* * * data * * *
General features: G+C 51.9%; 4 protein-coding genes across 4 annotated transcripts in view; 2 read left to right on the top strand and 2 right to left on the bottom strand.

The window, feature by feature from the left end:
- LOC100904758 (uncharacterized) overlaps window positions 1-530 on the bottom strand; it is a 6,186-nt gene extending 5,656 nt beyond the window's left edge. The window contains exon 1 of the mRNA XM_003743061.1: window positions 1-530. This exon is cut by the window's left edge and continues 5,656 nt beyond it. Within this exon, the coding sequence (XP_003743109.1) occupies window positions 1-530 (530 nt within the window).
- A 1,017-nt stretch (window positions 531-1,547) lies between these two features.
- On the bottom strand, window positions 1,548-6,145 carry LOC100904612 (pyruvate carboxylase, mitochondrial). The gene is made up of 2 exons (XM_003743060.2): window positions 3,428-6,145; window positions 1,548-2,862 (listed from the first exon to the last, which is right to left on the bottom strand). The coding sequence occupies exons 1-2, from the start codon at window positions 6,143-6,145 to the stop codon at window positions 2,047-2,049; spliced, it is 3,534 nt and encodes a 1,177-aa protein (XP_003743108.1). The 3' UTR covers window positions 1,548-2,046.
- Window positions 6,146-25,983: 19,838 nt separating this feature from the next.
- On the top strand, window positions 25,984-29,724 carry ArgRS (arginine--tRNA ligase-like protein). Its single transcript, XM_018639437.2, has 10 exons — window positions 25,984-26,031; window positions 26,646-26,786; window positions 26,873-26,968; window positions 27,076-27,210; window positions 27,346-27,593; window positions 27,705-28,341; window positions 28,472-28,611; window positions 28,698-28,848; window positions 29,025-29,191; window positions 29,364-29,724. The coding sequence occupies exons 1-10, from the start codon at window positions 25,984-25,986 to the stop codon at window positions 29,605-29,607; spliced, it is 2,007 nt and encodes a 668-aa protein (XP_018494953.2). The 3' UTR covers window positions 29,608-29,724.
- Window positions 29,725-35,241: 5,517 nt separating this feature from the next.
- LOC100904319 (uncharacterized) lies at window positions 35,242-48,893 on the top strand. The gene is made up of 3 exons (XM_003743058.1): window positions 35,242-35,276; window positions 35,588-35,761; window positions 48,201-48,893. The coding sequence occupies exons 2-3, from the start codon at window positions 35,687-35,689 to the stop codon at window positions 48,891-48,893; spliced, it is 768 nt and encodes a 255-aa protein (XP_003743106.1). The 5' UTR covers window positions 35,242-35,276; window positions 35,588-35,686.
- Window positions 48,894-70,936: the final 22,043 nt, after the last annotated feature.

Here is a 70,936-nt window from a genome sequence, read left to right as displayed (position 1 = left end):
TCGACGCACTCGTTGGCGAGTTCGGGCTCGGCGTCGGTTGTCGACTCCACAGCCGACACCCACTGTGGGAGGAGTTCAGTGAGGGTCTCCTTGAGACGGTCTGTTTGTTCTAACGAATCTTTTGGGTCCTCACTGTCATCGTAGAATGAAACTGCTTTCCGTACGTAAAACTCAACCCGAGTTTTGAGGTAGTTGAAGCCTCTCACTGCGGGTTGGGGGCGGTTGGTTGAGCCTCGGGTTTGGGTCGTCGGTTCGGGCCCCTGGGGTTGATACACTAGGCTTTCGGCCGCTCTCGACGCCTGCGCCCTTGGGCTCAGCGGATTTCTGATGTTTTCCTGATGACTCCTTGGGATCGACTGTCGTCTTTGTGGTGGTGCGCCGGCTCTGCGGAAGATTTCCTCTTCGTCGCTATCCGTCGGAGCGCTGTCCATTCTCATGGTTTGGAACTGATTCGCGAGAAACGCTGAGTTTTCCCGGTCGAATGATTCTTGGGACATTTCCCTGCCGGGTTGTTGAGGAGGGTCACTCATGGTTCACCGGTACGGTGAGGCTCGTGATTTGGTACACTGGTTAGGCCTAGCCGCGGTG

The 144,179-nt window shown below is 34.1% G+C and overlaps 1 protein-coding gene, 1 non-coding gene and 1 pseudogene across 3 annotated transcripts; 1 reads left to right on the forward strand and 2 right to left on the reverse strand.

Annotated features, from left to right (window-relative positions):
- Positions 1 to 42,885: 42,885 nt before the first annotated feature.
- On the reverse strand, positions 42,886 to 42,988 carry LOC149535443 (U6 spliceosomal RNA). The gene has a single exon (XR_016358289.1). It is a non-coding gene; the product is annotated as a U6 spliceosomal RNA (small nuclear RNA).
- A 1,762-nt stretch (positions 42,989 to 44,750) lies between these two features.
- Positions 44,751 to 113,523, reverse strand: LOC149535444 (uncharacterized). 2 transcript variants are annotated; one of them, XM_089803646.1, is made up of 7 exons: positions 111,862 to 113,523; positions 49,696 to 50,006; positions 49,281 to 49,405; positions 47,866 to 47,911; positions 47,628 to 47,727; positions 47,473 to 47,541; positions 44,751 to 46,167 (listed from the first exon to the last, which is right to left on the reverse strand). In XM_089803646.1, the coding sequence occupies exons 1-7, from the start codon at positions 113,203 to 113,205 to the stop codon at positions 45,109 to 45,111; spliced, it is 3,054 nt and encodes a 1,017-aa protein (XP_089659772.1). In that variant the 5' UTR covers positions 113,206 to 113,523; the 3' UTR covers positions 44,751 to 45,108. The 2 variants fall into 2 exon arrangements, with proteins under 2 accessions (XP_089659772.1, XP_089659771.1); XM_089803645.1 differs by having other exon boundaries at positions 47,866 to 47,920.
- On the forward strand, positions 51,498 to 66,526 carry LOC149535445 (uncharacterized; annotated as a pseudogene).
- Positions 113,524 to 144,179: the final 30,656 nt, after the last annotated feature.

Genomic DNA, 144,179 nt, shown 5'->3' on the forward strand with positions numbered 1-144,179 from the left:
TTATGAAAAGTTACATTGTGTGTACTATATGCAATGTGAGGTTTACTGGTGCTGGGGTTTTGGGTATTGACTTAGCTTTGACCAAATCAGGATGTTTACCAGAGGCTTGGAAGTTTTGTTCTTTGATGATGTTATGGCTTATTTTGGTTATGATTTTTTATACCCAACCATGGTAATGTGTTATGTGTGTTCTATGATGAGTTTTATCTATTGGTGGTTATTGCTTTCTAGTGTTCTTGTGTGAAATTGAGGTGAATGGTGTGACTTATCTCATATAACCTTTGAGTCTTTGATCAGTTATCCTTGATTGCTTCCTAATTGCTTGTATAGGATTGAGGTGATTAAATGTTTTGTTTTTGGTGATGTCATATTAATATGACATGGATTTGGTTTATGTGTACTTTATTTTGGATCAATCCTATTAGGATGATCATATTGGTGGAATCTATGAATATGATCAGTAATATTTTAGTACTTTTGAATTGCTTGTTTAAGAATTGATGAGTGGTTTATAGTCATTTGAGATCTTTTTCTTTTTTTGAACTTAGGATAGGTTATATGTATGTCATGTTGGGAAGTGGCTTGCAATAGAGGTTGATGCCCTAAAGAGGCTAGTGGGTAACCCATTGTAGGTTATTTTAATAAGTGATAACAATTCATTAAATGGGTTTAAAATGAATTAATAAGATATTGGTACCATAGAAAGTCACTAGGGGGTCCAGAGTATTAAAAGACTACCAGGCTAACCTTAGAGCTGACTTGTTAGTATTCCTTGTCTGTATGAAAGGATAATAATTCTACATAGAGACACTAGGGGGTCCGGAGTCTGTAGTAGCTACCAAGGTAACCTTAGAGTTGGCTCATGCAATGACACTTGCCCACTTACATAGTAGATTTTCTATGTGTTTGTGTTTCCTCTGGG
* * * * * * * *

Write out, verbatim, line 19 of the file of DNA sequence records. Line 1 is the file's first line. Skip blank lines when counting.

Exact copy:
- On the forward strand, positions 51,498 to 66,526 carry LOC149535445 (uncharacterized; annotated as a pseudogene).